By Kerri Testement
The tough part of parenthood
I finally caught myself saying something that I thought I wouldn’t say: “Don’t stick your finger in the cat’s butt.”
Yep, you know your child is reaching that wonderful time as a toddler when you start telling your kid where NOT to stick her finger.
My daughter, Katie, is now 19 months old and she is realizing how far she can push our buttons.
Sometimes it’s cute. At the first hint that a “no” may be coming out of my mouth, she pouts her lip and buries her head under any object she can find.
Sometimes it’s not so cute like when she tries playing with a messy diaper. She knows not to touch it, but she tries to make things worse.
She knows that if she makes a fake gagging noise, that an adult will come running to her side. She knows that if she turns off the TV that someone will turn it back on.
How do I know she is understanding what is “right” and what is “wrong” at such a young age? She gets THAT look on her face. That look you catch her throwing at you just before she does something bad. Every parent knows what that look is on their child’s face.
Katie is entering a new phase of childhood the time when she is just starting to understand how her actions have consequences.
We’ve done a lot for her in the past year and a half changed countless diapers, cleaned plenty of messy clothes, read lots of books to her, and even handed her over to surgeons for two heart surgeries and a stomach surgery.
And now comes the even harder part: Raising a good kid.
No parent says they plan to raise a bad kid. We don’t say we want to raise the biggest brat on the block. We don’t say we want our child to be the most inconsiderate kid in a classroom. We don’t say we want our child to have the worst manners possible. And we certainly don’t want them to become criminals.
That’s the tricky part of parenthood doing what’s best for your child now, while still making them a better person for adulthood.
There are plenty of books, websites and television shows giving parents advice on raising good kids. But, doesn’t it seem like many of us are missing the mark?
Just visit a youth sporting event and it’s not too difficult to spot the kid whose parent lacks parenting skills.
No one is the perfect parent. We all make mistakes. And when we realize those mistakes, it makes it even more difficult to endure since it involves your child.
But, it’s our responsibility to not just provide food, shelter, clothing and medical care for our children, but to also make them better adults than ourselves. And that not only takes discipline, but love, too.
Kerri Testement is the news editor for The Braselton News. Her e-mail address is firstname.lastname@example.org.
Are governments too ‘professional?’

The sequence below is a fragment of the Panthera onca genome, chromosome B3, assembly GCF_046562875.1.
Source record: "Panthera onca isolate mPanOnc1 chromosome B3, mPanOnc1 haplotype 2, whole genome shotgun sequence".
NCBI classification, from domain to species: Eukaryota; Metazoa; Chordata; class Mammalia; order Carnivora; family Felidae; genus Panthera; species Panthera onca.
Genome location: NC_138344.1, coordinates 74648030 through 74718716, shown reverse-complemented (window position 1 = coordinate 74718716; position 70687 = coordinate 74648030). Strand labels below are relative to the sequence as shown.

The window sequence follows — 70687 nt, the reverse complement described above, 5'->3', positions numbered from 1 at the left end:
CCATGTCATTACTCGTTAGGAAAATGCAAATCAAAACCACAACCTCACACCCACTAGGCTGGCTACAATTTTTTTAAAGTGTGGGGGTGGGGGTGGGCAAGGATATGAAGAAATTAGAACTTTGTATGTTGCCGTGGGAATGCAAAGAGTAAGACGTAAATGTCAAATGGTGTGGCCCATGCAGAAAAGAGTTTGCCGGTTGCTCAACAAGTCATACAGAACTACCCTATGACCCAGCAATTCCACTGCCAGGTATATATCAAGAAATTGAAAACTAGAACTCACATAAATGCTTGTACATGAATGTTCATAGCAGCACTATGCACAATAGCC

There’s a growing suspicion by many observers that we’ve over-professionalized local governments. For decades, citizens bucked against elected officials, especially those who were perceived to be incompetent. Citizens clamored for a more professional approach to government.
So we hired city managers, county managers and other professional people who specialize in pulling the levers of government bureaucracy.
That wasn’t all bad. Some of the demands on government today require highly specialized training to fathom. And nobody is against good quality management.
But the downside of this movement has been to have the tail wag the dog. These appointed professionals often control the flow of information to their governing bodies and jealously guard that data. Professional managers realize that knowledge is power and power gives them the ability to better manipulate their elected overseers.
One of the ways they do that is through what has become an abuse of “retreat” meetings. Local governments leave town to spend two or three days conducting the public’s business out of the prying eyes of local citizens. This began as an occasional event to do “long-term” planning, but has now become ingrained in most governments’ annual agenda.
Professional bureaucrats love these meetings. It’s easier to manipulate the bosses when you do it away from a room full of citizens watching your every move.
Another “professional” impulse has been for governments to attempt to limit public comment at their meetings. School systems are the worst abusers of this. They carefully control their agenda and often discourage parents from speaking out at school board meetings.
But other governments are guilty as well. Professional managers hate unscripted comments at a meeting. They can’t control the agenda with pesky citizens speaking out.
The main concern of many professional managers is to make sure their own elected officials exist in a state of harmony. As “professionals,” they detest conflict, especially conflict between their bosses that happens in the public eye. So they guide elected officials into keeping dissension behind closed doors, out of the public view. They promote retreats as a way for officials to “know each other better” to build a bulwark against internal disputes. And they seek to keep the public at arm’s length by managing the “public comment period” at meetings.
This controlled atmosphere is a clever way professional managers can massage that message, build alliances, stroke egos and keep the public horde away. That serves to increase the job security of the “professional” in charge. Whether or not it promotes the public’s interest is a secondary consideration.
To an extent, we’ve gotten what we asked for in “professional” governments. We do have clever people who know how to get things done.
The problem is, these “professionals” hate to do their jobs out in the open where we can watch them.